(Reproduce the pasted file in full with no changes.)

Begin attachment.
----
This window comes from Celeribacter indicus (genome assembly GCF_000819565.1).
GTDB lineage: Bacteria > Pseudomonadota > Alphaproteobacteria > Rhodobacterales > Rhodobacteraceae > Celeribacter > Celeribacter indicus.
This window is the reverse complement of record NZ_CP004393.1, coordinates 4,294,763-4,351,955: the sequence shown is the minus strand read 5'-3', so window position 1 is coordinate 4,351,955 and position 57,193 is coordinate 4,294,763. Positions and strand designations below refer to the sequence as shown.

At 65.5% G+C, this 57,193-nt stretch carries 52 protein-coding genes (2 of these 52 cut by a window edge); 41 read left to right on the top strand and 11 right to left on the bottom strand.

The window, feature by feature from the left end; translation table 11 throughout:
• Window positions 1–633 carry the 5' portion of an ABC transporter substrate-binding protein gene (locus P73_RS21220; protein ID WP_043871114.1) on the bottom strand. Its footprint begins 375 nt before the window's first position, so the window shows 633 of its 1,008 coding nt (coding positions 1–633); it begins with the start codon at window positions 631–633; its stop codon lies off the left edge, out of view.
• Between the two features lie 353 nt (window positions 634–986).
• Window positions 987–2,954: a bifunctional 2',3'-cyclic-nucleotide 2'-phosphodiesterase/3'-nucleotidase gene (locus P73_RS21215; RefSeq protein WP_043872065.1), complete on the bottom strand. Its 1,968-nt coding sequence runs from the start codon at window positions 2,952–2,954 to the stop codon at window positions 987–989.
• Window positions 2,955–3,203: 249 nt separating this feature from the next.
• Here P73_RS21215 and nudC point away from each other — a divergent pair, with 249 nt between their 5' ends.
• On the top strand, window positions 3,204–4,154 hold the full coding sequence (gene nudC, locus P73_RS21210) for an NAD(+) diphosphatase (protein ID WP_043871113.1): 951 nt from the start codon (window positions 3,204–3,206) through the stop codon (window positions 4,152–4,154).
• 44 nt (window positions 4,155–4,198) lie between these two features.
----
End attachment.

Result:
This window comes from Celeribacter indicus (genome assembly GCF_000819565.1).
GTDB lineage: Bacteria > Pseudomonadota > Alphaproteobacteria > Rhodobacterales > Rhodobacteraceae > Celeribacter > Celeribacter indicus.
This window is the reverse complement of record NZ_CP004393.1, coordinates 4,294,763-4,351,955: the sequence shown is the minus strand read 5'-3', so window position 1 is coordinate 4,351,955 and position 57,193 is coordinate 4,294,763. Positions and strand designations below refer to the sequence as shown.

At 65.5% G+C, this 57,193-nt stretch carries 52 protein-coding genes (2 of these 52 cut by a window edge); 41 read left to right on the top strand and 11 right to left on the bottom strand.

The window, feature by feature from the left end; translation table 11 throughout:
• Window positions 1–633 carry the 5' portion of an ABC transporter substrate-binding protein gene (locus P73_RS21220; protein ID WP_043871114.1) on the bottom strand. Its footprint begins 375 nt before the window's first position, so the window shows 633 of its 1,008 coding nt (coding positions 1–633); it begins with the start codon at window positions 631–633; its stop codon lies off the left edge, out of view.
• Between the two features lie 353 nt (window positions 634–986).
• Window positions 987–2,954: a bifunctional 2',3'-cyclic-nucleotide 2'-phosphodiesterase/3'-nucleotidase gene (locus P73_RS21215; RefSeq protein WP_043872065.1), complete on the bottom strand. Its 1,968-nt coding sequence runs from the start codon at window positions 2,952–2,954 to the stop codon at window positions 987–989.
• Window positions 2,955–3,203: 249 nt separating this feature from the next.
• Here P73_RS21215 and nudC point away from each other — a divergent pair, with 249 nt between their 5' ends.
• On the top strand, window positions 3,204–4,154 hold the full coding sequence (gene nudC, locus P73_RS21210) for an NAD(+) diphosphatase (protein ID WP_043871113.1): 951 nt from the start codon (window positions 3,204–3,206) through the stop codon (window positions 4,152–4,154).
• 44 nt (window positions 4,155–4,198) lie between these two features.